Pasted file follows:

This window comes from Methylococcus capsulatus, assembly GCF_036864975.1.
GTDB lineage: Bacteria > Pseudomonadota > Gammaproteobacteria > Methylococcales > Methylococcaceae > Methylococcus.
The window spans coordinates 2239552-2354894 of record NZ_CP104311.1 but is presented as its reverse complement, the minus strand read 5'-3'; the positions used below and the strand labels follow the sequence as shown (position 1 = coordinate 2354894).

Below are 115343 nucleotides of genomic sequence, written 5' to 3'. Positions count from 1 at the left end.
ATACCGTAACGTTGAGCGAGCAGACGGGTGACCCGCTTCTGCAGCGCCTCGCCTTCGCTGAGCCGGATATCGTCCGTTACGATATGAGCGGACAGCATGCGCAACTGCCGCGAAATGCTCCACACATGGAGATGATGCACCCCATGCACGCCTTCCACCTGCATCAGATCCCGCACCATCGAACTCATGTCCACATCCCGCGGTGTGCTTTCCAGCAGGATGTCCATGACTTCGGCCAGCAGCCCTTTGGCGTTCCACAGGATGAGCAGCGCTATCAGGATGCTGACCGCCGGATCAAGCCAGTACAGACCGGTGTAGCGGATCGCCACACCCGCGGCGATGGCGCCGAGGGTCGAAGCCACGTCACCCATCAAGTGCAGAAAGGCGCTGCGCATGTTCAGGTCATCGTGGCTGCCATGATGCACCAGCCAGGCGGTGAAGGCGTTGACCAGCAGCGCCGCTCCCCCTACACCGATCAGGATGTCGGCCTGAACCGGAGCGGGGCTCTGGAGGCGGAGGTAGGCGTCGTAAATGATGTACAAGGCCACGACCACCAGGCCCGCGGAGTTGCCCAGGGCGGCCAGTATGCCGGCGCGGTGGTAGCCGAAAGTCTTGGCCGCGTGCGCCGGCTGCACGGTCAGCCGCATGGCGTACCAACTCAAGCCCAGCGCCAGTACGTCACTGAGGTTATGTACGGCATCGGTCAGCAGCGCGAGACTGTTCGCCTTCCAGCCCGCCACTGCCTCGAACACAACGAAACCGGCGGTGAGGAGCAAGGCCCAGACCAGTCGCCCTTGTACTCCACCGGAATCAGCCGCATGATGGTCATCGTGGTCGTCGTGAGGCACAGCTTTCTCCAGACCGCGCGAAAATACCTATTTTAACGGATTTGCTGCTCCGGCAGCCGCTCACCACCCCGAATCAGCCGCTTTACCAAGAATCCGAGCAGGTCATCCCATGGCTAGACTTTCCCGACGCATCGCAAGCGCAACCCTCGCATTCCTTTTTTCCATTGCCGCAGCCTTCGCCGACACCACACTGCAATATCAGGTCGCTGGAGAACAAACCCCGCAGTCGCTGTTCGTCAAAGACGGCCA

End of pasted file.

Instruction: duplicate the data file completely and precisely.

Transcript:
This window comes from Methylococcus capsulatus, assembly GCF_036864975.1.
GTDB lineage: Bacteria > Pseudomonadota > Gammaproteobacteria > Methylococcales > Methylococcaceae > Methylococcus.
The window spans coordinates 2239552-2354894 of record NZ_CP104311.1 but is presented as its reverse complement, the minus strand read 5'-3'; the positions used below and the strand labels follow the sequence as shown (position 1 = coordinate 2354894).

Below are 115343 nucleotides of genomic sequence, written 5' to 3'. Positions count from 1 at the left end.
ATACCGTAACGTTGAGCGAGCAGACGGGTGACCCGCTTCTGCAGCGCCTCGCCTTCGCTGAGCCGGATATCGTCCGTTACGATATGAGCGGACAGCATGCGCAACTGCCGCGAAATGCTCCACACATGGAGATGATGCACCCCATGCACGCCTTCCACCTGCATCAGATCCCGCACCATCGAACTCATGTCCACATCCCGCGGTGTGCTTTCCAGCAGGATGTCCATGACTTCGGCCAGCAGCCCTTTGGCGTTCCACAGGATGAGCAGCGCTATCAGGATGCTGACCGCCGGATCAAGCCAGTACAGACCGGTGTAGCGGATCGCCACACCCGCGGCGATGGCGCCGAGGGTCGAAGCCACGTCACCCATCAAGTGCAGAAAGGCGCTGCGCATGTTCAGGTCATCGTGGCTGCCATGATGCACCAGCCAGGCGGTGAAGGCGTTGACCAGCAGCGCCGCTCCCCCTACACCGATCAGGATGTCGGCCTGAACCGGAGCGGGGCTCTGGAGGCGGAGGTAGGCGTCGTAAATGATGTACAAGGCCACGACCACCAGGCCCGCGGAGTTGCCCAGGGCGGCCAGTATGCCGGCGCGGTGGTAGCCGAAAGTCTTGGCCGCGTGCGCCGGCTGCACGGTCAGCCGCATGGCGTACCAACTCAAGCCCAGCGCCAGTACGTCACTGAGGTTATGTACGGCATCGGTCAGCAGCGCGAGACTGTTCGCCTTCCAGCCCGCCACTGCCTCGAACACAACGAAACCGGCGGTGAGGAGCAAGGCCCAGACCAGTCGCCCTTGTACTCCACCGGAATCAGCCGCATGATGGTCATCGTGGTCGTCGTGAGGCACAGCTTTCTCCAGACCGCGCGAAAATACCTATTTTAACGGATTTGCTGCTCCGGCAGCCGCTCACCACCCCGAATCAGCCGCTTTACCAAGAATCCGAGCAGGTCATCCCATGGCTAGACTTTCCCGACGCATCGCAAGCGCAACCCTCGCATTCCTTTTTTCCATTGCCGCAGCCTTCGCCGACACCACACTGCAATATCAGGTCGCTGGAGAACAAACCCCGCAGTCGCTGTTCGTCAAAGACGGCCA